Wednesday 27 May 2009

Practicing What I Preach

First up: The Goods

This is a blouse I recently made by recycling my friend Isi's old Zara shirt. I used the Liz pattern from Burdastyle, which required more fabric than I had, so I made the side panels in a contrast white fabric. This worked quite well as the white has a bit of stretch in it which makes the garment pretty comfy to wear. I was able to retain the original shirt's buttons and button holes which saved a heap of time and fannying about. I added the neck ruffle in an attempt to vaguely emulate a beautiful blouse I saw in a bcn boutique.

All in all, the blouse looks a bit more formal and fresh than my usual style, but I made this with half an eye on the summer school I'll be teaching at next month, so I'm sure this will get a fair amount of use.

Second up: The Theory

This is an article I wrote for Mixtape which should be getting published at an unspecified point in the future:

The Return of the Blouse

Looking in my dictionary under ‘blouse’, all you get is a rather uninspiring definition of ‘top worn by women’. Sadly, it’s also a word sometimes used with derision or negative ‘Mumsy’ connotations. However, ladies and gentlemen of the jury, I am here to make the case that it is time women reclaimed the blouse as the thoroughly versatile and downright desirable garment that it can be.
For many years, film, the catwalk and the street have seen women’s fashion reinterpreting men’s shirts with much success. Marlene Dietrich’s suited androgyny and Stella McCartney’s oversized shirtdress with its high street interpretations are notable examples. But how successful has such androgynous dressing ever really been in real life, on non ‘stick-thin-fourteen-year-old-model’ women? You want sexy? I would argue a strong answer can be found in a blouse!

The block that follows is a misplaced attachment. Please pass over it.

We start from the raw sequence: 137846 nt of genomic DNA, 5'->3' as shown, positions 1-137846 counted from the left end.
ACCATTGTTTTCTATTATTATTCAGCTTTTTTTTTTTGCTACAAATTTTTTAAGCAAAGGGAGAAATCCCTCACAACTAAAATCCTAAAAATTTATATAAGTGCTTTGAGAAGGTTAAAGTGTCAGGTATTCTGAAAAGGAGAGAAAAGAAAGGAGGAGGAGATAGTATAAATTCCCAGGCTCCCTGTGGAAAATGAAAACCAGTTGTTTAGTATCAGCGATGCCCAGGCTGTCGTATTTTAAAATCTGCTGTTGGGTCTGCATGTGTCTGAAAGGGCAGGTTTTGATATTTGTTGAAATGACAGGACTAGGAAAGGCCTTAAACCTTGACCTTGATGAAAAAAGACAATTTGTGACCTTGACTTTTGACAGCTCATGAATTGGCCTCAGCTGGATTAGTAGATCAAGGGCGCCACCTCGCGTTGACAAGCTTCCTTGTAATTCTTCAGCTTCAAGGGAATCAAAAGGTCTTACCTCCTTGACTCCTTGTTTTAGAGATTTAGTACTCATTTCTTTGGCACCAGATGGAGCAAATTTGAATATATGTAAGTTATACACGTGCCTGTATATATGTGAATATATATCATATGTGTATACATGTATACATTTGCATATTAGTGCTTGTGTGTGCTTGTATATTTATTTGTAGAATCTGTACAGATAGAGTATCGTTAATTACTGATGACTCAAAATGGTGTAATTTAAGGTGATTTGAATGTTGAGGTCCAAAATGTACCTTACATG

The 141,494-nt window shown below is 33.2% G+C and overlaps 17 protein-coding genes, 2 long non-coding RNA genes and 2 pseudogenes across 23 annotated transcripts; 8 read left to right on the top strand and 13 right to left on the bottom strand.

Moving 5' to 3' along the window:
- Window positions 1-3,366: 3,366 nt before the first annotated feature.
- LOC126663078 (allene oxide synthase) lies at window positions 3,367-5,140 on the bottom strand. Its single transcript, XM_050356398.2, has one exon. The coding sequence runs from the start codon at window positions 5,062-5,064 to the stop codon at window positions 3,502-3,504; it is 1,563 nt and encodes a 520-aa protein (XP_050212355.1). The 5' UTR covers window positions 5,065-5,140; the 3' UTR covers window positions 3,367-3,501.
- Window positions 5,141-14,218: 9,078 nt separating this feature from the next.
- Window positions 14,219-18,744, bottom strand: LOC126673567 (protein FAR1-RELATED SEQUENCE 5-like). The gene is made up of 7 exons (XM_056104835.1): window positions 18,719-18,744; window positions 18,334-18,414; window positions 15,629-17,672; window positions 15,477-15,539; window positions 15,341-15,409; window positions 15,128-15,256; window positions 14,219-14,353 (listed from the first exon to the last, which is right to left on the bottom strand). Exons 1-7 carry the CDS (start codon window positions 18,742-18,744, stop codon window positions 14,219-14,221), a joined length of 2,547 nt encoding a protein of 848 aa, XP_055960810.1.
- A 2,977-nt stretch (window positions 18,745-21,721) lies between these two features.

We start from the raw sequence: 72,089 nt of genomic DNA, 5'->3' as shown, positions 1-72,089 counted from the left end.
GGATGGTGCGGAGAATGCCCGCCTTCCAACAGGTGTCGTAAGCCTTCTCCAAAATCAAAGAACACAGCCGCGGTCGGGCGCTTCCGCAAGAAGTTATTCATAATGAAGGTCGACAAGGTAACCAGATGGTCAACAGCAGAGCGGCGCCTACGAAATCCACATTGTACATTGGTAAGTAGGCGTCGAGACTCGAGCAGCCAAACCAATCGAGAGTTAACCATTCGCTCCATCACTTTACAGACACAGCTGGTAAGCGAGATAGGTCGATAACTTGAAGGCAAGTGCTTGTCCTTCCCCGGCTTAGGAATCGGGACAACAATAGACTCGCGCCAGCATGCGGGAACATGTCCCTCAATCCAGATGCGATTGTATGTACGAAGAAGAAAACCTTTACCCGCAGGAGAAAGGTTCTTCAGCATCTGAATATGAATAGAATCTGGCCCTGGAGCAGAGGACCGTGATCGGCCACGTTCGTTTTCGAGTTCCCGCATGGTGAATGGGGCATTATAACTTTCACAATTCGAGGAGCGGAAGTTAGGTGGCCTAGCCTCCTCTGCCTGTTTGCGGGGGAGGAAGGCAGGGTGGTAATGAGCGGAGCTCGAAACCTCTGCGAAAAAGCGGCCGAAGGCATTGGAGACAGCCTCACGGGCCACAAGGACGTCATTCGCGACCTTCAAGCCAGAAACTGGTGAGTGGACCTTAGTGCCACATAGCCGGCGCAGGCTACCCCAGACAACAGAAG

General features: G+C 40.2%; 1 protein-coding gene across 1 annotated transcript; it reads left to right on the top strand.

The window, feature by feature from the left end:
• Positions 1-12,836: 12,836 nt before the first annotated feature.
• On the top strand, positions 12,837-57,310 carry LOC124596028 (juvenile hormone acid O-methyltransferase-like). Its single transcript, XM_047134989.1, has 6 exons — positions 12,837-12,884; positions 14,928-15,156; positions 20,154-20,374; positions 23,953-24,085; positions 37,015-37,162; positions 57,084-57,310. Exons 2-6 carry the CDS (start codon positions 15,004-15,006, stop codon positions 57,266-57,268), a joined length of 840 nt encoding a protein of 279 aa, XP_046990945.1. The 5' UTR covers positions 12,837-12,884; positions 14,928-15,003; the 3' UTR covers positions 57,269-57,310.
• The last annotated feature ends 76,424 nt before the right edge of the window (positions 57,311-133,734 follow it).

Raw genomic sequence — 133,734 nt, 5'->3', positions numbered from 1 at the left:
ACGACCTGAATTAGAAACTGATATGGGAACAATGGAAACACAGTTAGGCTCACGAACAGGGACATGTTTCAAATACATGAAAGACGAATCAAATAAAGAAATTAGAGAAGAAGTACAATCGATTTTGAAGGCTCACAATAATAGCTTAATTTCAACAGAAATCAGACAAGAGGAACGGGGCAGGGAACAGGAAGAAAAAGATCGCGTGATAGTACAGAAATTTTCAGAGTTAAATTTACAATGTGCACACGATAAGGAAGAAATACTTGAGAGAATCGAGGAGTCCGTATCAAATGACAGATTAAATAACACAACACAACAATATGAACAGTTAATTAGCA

Depending on fit, fabric and detail, and teamed with a skirt, trousers or jeans, the result of a blouse can range from cute as a button, to damn hot! If you’re a vintage girl, I’m very likely already preaching to the converted. From sexy, fitted, 1950’s, Rockabilly styles to the more romantic, bell-sleeved, wide-collared, Celia Birtwell/Biba tributes, the role of the blouse is well established.
Still need more?! Well, if you’re a crafty sewing gal, a blouse makes the perfect easy-to-intermediate project. The Burdastyle website, for example, has some fantastic blouse patterns available for download, the JJ and Liz styles being just two.
Also, a prime refashioning project (as advocated by the UK Government’s ‘Make Do and Mend’ campaign during the Second World War, BTW!) is making a woman’s blouse from a ‘decommissioned’ man’s shirt. Men’s shirts are often made from such great quality fabric, that a bit of re-cutting here, a couple of tucks or darts there, and you’ve got a great new garment for yourself. And perhaps if you’re super ingenious, you can also retain the original shirt’s button stand and/or collar, thus avoiding two of the universally accepted biggest sewing based pains in the arse! Hurrah for blouses!


silvia said...

hi zo! love the article, love the blouse even more and I absolutely adore the neck ruffle! This reminded me that my grandma used to turn a man shirt into an apron somehow! x

pjfpotter said...


kate said...

LOVE it! And I love your courage! I'm somewhat of a chicken when it comes to my sewing creations and always end up with creations that are more bland than I would really like.
This one is fab!

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